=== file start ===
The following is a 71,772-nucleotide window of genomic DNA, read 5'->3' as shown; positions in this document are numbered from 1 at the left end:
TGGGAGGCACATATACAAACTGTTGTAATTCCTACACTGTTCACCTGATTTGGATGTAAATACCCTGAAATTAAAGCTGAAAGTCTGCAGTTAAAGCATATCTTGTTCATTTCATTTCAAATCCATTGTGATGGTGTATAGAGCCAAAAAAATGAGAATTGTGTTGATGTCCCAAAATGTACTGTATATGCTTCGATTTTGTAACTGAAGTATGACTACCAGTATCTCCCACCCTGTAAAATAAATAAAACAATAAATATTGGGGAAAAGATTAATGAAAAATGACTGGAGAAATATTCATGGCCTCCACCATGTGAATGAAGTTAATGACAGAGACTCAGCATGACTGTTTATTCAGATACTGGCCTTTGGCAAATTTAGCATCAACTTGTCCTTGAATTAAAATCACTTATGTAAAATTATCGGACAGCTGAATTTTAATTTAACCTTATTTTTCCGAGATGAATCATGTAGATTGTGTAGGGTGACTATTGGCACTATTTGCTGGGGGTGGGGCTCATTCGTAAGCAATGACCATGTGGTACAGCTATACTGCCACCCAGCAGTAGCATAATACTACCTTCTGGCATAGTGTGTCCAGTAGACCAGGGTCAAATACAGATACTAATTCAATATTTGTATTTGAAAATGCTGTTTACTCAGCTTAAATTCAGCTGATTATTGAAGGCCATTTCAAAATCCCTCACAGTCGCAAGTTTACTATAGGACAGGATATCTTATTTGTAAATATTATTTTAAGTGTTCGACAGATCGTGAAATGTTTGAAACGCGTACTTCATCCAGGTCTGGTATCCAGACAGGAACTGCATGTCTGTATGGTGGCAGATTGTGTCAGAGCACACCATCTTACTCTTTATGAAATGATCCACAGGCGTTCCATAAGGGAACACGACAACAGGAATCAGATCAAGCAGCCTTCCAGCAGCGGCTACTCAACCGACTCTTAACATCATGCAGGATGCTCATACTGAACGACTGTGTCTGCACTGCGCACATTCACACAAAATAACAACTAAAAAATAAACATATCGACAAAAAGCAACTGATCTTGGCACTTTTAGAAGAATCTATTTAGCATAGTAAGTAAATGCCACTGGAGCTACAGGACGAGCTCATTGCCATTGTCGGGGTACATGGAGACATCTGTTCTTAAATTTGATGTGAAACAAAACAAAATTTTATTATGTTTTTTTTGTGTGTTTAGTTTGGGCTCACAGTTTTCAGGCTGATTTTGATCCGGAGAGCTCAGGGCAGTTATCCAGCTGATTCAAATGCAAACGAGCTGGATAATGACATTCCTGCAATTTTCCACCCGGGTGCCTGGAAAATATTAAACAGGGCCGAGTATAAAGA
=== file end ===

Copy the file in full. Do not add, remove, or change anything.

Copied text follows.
The following is a 71,772-nucleotide window of genomic DNA, read 5'->3' as shown; positions in this document are numbered from 1 at the left end:
TGGGAGGCACATATACAAACTGTTGTAATTCCTACACTGTTCACCTGATTTGGATGTAAATACCCTGAAATTAAAGCTGAAAGTCTGCAGTTAAAGCATATCTTGTTCATTTCATTTCAAATCCATTGTGATGGTGTATAGAGCCAAAAAAATGAGAATTGTGTTGATGTCCCAAAATGTACTGTATATGCTTCGATTTTGTAACTGAAGTATGACTACCAGTATCTCCCACCCTGTAAAATAAATAAAACAATAAATATTGGGGAAAAGATTAATGAAAAATGACTGGAGAAATATTCATGGCCTCCACCATGTGAATGAAGTTAATGACAGAGACTCAGCATGACTGTTTATTCAGATACTGGCCTTTGGCAAATTTAGCATCAACTTGTCCTTGAATTAAAATCACTTATGTAAAATTATCGGACAGCTGAATTTTAATTTAACCTTATTTTTCCGAGATGAATCATGTAGATTGTGTAGGGTGACTATTGGCACTATTTGCTGGGGGTGGGGCTCATTCGTAAGCAATGACCATGTGGTACAGCTATACTGCCACCCAGCAGTAGCATAATACTACCTTCTGGCATAGTGTGTCCAGTAGACCAGGGTCAAATACAGATACTAATTCAATATTTGTATTTGAAAATGCTGTTTACTCAGCTTAAATTCAGCTGATTATTGAAGGCCATTTCAAAATCCCTCACAGTCGCAAGTTTACTATAGGACAGGATATCTTATTTGTAAATATTATTTTAAGTGTTCGACAGATCGTGAAATGTTTGAAACGCGTACTTCATCCAGGTCTGGTATCCAGACAGGAACTGCATGTCTGTATGGTGGCAGATTGTGTCAGAGCACACCATCTTACTCTTTATGAAATGATCCACAGGCGTTCCATAAGGGAACACGACAACAGGAATCAGATCAAGCAGCCTTCCAGCAGCGGCTACTCAACCGACTCTTAACATCATGCAGGATGCTCATACTGAACGACTGTGTCTGCACTGCGCACATTCACACAAAATAACAACTAAAAAATAAACATATCGACAAAAAGCAACTGATCTTGGCACTTTTAGAAGAATCTATTTAGCATAGTAAGTAAATGCCACTGGAGCTACAGGACGAGCTCATTGCCATTGTCGGGGTACATGGAGACATCTGTTCTTAAATTTGATGTGAAACAAAACAAAATTTTATTATGTTTTTTTTGTGTGTTTAGTTTGGGCTCACAGTTTTCAGGCTGATTTTGATCCGGAGAGCTCAGGGCAGTTATCCAGCTGATTCAAATGCAAACGAGCTGGATAATGACATTCCTGCAATTTTCCACCCGGGTGCCTGGAAAATATTAAACAGGGCCGAGTATAAAGA